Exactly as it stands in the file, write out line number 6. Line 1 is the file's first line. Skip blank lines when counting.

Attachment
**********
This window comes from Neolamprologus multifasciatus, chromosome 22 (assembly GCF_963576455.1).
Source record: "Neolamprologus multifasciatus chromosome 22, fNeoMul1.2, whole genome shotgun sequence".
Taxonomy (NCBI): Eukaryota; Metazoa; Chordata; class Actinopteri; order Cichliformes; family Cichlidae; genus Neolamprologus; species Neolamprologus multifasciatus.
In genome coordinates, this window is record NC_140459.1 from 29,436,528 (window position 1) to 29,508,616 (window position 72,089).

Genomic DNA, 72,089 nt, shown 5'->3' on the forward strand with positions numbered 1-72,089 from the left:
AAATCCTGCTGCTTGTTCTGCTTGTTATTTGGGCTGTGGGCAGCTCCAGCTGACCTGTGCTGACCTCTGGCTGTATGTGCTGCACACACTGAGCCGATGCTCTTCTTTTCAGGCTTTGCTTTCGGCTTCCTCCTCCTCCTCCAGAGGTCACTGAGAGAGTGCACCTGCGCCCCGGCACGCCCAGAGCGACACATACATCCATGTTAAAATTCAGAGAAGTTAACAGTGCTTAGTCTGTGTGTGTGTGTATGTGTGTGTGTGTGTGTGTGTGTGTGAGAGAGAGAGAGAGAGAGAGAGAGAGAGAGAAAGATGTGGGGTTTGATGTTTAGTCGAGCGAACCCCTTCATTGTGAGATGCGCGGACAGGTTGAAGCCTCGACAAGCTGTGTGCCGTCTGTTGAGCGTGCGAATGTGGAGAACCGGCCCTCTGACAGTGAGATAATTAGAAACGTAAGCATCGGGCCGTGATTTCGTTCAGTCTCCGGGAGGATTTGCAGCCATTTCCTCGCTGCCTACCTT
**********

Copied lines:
AAATCCTGCTGCTTGTTCTGCTTGTTATTTGGGCTGTGGGCAGCTCCAGCTGACCTGTGCTGACCTCTGGCTGTATGTGCTGCACACACTGAGCCGATGCTCTTCTTTTCAGGCTTTGCTTTCGGCTTCCTCCTCCTCCTCCAGAGGTCACTGAGAGAGTGCACCTGCGCCCCGGCACGCCCAGAGCGACACATACATCCATGTTAAAATTCAGAGAAGTTAACAGTGCTTAGTCTGTGTGTGTGTGTATGTGTGTGTGTGTGTGTGTGTGTGTGAGAGAGAGAGAGAGAGAGAGAGAGAGAGAGAAAGATGTGGGGTTTGATGTTTAGTCGAGCGAACCCCTTCATTGTGAGATGCGCGGACAGGTTGAAGCCTCGACAAGCTGTGTGCCGTCTGTTGAGCGTGCGAATGTGGAGAACCGGCCCTCTGACAGTGAGATAATTAGAAACGTAAGCATCGGGCCGTGATTTCGTTCAGTCTCCGGGAGGATTTGCAGCCATTTCCTCGCTGCCTACCTT